(CNN Student News) -- Students will examine the historical significance of the September 11 attacks.
Ask students: In your view, what makes an event historically significant? Next, have students create a list of some of the most significant national and international events of the 20th and 21st centuries, such as:
Then, have each student interview a cross-section of teens and adults to find out how they regard the September 11 attacks in comparison to these other key events. Instruct students to ask their interviewees the following questions:
Have students summarize their findings and share their results with the class. Afterward, ask students: How do you think that the September 11 attacks have affected your generation? To what extent do you think that the 9/11 attacks will impact future generations? Explain.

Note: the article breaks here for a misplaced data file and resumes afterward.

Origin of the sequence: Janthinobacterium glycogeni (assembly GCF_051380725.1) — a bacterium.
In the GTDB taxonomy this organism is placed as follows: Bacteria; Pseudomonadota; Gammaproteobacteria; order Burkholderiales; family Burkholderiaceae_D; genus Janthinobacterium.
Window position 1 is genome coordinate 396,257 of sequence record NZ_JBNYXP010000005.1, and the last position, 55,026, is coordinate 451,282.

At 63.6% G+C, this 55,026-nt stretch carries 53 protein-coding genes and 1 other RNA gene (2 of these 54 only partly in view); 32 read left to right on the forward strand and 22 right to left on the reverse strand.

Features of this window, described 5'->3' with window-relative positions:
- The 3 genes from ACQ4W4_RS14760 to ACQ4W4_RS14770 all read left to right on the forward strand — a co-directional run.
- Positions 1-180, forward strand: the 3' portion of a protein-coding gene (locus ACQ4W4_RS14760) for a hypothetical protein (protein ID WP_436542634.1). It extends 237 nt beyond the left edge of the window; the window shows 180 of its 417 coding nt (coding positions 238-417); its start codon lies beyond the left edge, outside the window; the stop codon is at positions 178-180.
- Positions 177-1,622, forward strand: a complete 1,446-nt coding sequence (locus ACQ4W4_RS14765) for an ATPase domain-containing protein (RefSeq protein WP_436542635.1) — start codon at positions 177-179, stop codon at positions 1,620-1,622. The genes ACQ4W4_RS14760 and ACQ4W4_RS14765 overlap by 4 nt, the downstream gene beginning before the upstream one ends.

Era 8: A Half-Century of Crisis and Achievement, 1900-1945
Standard 2A: The student understands the causes of World War I.
Standard 3C: The student understands the interplay between scientific or technological innovations and new patterns of social and cultural life between 1900 and 1940.
Era 9: The 20th Century Since 1945: Promises and Paradoxes
Standard 2F: The student understands worldwide cultural trends of the second half of the 20th century.
Standard 3A: The student understands major global trends since World War II.
Social Studies Standards
Standard II. Time, Continuity and Change
Social studies programs should include experiences that provide for the study of the ways human beings view themselves in and over time.
September 11, 2001, anniversary, terrorism, World Trade Center, Pentagon, Shanksville, Pennsylvania, history
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